Float switch would be specific to the boiler but pressure you should be able to choose, for the operating control. The burner is either high low fire or fully modulating, and trying to control that with independent pressuretrols can be a task to set up properly. An electronic control, A Heat Timer product for the pressure operating control that matches the burner type, high low or fully modulating, would be on my list. Lot easier to install a Heat Timer and be done with it than to try coordinating independent pressuretrols for high low fire.

    Troublemaking is relative. I can make this point to them very easily and only once, then you will be golden.
    Lasciate ogne speranza, voi ch'intrate

  6. #16
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    Moab, UT USA
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    Steam Boiler Operation

    I advise you to walk away from this one if you can or otherwise ask for a very solid Boiler Outfit to shadow you on the matter.
    I have 30 years diversified experience and I ran Boilers for Texas A&M. I have 2 small 15 PSI rigs in my charge currently.
    You have a Boiler System Problem that needs to be addressed by a Qualified Boiler Outfit, because based on what you are telling me, the system is borderline and dangerous.
    The makeup water control you are refrerring to is called the McDonnel Switch by old school guys. Many Boilers are set up in shade tree manners that half way work and can become very dangerous if they are not understood and dealt with from a standpoint of high expertise in knowing what can go wrong. Its very much like electricity and more about knowing what not to do.
    The water in the " water column " should not be rocking like you describe. This points to a deeper problem and the makeup water ciircuit should never be modified away from tried and true convention. Same thing with the firing controls. Feedwater pump operation whether duplex or single should be cyclic, and smooth. Anything that could cause short cycling raises and immediate black flag.
    It sounds like you have multiple issues that are impacting.
    While water chemistry is important, getting it right is not going to bring back a boiler that is massively scaled up without a comprehensive approach.
    Your Conductivity, TDS, PH, and Chemical levels have to be in step with your cycles of concentration.
    The McDonnel switch aside from running the makeup water pumps as a general rule provides primary " Low Water Failure " protection, but this is only one part of the safety equation regarding a low water event.
    The increased load sounds bothersome as well.
    This is a problem for a Boiler Service Outfit in real terms.
    I would insist on help so you both have some support in the form of outside expertise and more minds working on what I consider a serious matter.
    Last edited by StarCat; 04-12-18 at 04:06 PM.
    Microwave Radiation Dangers should be openly discussed

  7. #17
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    Gentlemen, rest assured current problems are not the norm. Nothing has been cobbled together. Operating controls are correct. There is no scale in the boiler, etc. It is definitely the float that is making and breaking. The time periods of pump operation given were just for illustration of what I needed from time delay relay. Yes my feed water pump may be oversized according to some but I wish it to deliver 150% of steaming rate at maximum working pressure.

    I just have a temporary situation I need to address. Perhaps the best thing to do is remove said boiler from service until new chemical pump arrives. I was thinking adding the TDR would be a quick and easy fix to a temporary problem. But it never hurts to ask for a peer review. Sounds like most think I shouldn’t, so I won’t.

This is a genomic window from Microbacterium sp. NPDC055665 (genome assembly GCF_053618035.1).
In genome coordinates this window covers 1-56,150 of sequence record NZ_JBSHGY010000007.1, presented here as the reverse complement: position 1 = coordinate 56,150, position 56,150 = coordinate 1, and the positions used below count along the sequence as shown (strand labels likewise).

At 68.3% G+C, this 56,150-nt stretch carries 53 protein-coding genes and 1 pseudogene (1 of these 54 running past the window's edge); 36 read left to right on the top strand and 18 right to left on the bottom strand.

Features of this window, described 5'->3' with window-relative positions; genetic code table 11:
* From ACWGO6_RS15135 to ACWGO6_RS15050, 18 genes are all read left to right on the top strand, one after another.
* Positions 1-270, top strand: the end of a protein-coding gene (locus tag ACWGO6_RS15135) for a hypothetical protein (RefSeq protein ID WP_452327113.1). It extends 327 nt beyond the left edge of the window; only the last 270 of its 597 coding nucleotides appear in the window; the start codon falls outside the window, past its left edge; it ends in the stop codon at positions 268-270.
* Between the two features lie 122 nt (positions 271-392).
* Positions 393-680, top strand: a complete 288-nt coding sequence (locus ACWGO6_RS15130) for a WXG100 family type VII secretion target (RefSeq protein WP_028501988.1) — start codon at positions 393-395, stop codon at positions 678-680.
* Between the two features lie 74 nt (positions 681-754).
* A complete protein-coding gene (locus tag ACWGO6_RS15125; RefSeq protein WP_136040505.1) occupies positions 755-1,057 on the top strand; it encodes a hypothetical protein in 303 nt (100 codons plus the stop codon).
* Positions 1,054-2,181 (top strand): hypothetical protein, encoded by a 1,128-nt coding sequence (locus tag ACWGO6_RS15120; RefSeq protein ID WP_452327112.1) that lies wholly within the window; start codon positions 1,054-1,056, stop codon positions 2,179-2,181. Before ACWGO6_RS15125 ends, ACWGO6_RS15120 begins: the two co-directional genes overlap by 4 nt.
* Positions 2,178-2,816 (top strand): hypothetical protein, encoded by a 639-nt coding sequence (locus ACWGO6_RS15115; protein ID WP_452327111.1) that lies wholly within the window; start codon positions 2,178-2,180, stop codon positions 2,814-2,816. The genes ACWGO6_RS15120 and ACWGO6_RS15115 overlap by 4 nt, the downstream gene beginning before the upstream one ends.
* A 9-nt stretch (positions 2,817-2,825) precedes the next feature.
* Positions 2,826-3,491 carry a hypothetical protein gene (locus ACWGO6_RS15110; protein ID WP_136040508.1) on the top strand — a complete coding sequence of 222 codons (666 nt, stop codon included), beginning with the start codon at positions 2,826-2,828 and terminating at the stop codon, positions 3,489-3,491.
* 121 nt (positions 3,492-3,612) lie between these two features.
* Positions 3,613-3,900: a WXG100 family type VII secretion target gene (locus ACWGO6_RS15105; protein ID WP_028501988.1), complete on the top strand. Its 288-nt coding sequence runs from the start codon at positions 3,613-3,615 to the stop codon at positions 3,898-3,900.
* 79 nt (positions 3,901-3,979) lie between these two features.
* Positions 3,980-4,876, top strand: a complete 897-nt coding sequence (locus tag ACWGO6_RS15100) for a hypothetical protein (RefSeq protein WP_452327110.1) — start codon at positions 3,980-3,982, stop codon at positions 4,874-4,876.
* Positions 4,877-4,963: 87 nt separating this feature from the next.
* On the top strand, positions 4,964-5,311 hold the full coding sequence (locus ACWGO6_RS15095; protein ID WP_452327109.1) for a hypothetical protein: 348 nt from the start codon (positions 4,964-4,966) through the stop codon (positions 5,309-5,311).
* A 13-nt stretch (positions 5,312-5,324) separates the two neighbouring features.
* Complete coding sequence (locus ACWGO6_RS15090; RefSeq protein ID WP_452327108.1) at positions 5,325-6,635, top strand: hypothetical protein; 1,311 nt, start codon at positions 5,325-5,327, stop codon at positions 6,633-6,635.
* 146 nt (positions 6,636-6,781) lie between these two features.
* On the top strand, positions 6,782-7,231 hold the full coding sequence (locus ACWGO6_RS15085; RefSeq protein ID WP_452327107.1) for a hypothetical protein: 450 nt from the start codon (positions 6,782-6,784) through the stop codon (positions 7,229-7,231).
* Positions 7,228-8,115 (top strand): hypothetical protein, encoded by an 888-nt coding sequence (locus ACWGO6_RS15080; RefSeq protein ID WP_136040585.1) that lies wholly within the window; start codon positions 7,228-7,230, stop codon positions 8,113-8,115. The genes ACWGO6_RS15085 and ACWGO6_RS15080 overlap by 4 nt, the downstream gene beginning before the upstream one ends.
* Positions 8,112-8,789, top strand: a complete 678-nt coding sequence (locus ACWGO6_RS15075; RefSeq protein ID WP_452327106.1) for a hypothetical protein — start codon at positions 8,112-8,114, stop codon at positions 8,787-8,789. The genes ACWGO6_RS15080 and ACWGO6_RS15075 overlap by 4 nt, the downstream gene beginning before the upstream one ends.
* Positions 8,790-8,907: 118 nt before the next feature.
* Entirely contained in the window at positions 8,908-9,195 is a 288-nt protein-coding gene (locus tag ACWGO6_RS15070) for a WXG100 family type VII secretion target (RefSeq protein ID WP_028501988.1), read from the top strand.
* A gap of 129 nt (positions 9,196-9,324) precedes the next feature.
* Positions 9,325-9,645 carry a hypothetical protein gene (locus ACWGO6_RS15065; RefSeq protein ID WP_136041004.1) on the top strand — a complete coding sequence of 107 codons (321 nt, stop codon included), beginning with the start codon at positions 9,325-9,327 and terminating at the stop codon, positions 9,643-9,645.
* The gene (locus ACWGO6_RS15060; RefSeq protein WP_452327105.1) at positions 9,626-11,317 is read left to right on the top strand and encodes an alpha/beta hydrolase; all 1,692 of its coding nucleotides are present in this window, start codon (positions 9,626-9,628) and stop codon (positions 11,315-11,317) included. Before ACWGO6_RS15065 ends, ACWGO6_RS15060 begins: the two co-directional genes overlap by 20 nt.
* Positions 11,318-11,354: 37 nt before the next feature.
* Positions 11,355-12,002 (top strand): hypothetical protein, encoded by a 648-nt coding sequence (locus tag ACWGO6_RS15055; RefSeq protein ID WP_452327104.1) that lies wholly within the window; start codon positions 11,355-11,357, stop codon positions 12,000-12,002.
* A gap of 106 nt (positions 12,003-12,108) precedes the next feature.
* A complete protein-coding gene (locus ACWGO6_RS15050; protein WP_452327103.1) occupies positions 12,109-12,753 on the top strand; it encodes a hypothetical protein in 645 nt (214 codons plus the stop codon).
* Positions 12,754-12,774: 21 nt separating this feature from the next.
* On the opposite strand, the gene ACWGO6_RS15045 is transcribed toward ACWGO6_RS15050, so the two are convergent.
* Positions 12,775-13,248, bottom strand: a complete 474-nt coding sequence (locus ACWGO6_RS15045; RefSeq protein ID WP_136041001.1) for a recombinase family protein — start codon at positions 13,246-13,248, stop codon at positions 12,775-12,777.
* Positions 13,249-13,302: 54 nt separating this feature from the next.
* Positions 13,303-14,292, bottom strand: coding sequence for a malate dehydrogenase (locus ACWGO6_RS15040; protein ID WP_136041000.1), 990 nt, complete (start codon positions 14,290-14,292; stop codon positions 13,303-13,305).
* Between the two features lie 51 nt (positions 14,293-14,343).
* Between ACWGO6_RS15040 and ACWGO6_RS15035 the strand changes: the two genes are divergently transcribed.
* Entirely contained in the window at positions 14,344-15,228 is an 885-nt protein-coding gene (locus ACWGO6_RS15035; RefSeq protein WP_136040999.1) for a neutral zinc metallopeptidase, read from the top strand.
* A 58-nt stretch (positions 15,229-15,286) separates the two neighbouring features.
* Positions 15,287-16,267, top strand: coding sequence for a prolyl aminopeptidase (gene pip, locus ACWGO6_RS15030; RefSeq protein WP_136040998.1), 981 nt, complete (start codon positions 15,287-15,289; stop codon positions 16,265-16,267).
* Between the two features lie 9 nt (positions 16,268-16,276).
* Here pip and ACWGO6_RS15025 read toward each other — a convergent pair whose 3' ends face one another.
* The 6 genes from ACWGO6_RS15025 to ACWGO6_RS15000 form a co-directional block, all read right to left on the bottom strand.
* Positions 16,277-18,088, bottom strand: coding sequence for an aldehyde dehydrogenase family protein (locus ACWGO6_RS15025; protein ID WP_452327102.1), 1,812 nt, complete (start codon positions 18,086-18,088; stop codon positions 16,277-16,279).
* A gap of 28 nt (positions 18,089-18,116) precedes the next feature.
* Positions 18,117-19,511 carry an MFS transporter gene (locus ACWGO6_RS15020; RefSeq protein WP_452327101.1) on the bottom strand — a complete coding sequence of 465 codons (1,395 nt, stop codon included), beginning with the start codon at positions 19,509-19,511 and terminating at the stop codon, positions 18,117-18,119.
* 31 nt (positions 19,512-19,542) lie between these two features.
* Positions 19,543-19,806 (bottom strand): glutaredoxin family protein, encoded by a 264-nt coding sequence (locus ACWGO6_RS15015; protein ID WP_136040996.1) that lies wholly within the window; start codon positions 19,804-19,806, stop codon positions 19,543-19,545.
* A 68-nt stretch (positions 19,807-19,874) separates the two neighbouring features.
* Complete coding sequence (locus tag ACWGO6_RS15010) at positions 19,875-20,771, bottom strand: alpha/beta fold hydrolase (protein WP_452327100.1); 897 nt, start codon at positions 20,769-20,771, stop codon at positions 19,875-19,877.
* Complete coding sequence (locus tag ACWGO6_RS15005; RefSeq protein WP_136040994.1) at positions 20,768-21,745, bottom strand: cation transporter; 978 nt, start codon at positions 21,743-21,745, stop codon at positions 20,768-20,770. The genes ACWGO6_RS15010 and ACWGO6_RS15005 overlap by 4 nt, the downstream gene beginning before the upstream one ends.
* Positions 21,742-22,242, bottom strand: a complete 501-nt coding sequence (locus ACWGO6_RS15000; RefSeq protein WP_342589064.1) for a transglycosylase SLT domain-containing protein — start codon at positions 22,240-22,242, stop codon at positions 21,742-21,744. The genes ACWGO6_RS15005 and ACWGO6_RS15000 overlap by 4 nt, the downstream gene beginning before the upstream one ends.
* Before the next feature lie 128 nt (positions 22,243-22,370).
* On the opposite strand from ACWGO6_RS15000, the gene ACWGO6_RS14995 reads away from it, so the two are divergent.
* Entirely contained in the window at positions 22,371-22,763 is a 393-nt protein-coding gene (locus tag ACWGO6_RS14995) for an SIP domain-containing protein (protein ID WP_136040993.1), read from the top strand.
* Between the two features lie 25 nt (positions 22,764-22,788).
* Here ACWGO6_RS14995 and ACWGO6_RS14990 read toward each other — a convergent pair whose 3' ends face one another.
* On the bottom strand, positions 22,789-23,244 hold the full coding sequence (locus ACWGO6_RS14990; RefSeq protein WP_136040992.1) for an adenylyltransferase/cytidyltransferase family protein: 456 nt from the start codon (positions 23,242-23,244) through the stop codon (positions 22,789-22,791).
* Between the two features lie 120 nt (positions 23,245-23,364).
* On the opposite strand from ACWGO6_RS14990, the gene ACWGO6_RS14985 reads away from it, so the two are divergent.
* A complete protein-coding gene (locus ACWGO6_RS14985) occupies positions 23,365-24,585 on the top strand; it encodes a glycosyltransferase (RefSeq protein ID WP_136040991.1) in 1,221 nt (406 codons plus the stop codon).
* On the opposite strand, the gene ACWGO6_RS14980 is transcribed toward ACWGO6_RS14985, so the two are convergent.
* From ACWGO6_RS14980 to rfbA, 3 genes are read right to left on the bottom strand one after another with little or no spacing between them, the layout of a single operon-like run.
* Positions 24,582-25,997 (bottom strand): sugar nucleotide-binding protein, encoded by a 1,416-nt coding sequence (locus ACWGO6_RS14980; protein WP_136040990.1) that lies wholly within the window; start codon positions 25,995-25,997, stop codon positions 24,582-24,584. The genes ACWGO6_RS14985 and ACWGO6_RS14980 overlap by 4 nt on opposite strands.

8. #18
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    Quote Originally Posted by Ingenieur View Post
    I would use a latching arrangement
    as float hits the on level it energizes a relay that latches itself in
    this relay also starts the pump, it runs until the float switch hits the off level and interrupts/breaks the latch
    The schema presented doesn't seem to represent the intended task. The inclusion of a latching relay would probably serve a purpose but the signals to latch and unlatch are missing. Were this ellipted on purpose?

    For this control system to eliminate the chattering (which is OP's primary concern) I would think that you will need two signals from two level sensors--one to latch and another one to unlatch.

    But then, when you do that, you wouldn't need a latching relay.

    Am I missing something or am I still having this jet lag after a 12-hour flight from Munich?

  9. #19
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    I have used time delay relays on multiple jobs where float switches and small tanks/over-sized pumps were an issue. I personally like the FUJI multi-function relays. If you ever pull it out you can use it for other things. Time range from .05 sec to 60 hours. 100 to 240 VAC coil, DPDT. Capable of ON Delay, Off Delay, FLicker, ONE Shot (allows an item to turn on only once for a certain time, and then needs a signal to restart). Plus they are cheap.

    Time Delay Relay (multi modes)
    https://www.automationdirect.com/adc...)/MS4SM-AP-ADC

    Socket
    https://www.automationdirect.com/adc...Series)/TP411X

  10. #20
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    Quote Originally Posted by myspark View Post
    The schema presented doesn't seem to represent the intended task. The inclusion of a latching relay would probably serve a purpose but the signals to latch and unlatch are missing. Were this ellipted on purpose?

    For this control system to eliminate the chattering (which is OP's primary concern) I would think that you will need two signals from two level sensors--one to latch and another one to unlatch.

    But then, when you do that, you wouldn't need a latching relay.

    Am I missing something or am I still having this jet lag after a 12-hour flight from Munich?

    it's on there, the dashed lines are the float(s) ie field devices, iirc dashed lines are the std way to depict field or non-pnl located devices
    simple 3 wire latching control scheme
    fill is 'start'
    full is 'stop'
    yes, you need a form c level switch

    one contact is an issue
    say the float hangs down, contact makes, pump runs
    as soon as the level rises a bit the float is not vertical and contact opens
    short cycles, no contollable deadband, and at the transition, partially hanging/floating, the contacts will open/close until it rises enough to establish a stable position

    there are very specific controls made for this application
    iirc it is like elevator work and the devices must be certified for use on boilers
    https://estore.industrialcontrolsonl...es/MM-825r.pdf
    Last edited by Ingenieur; 04-13-18 at 07:05 PM.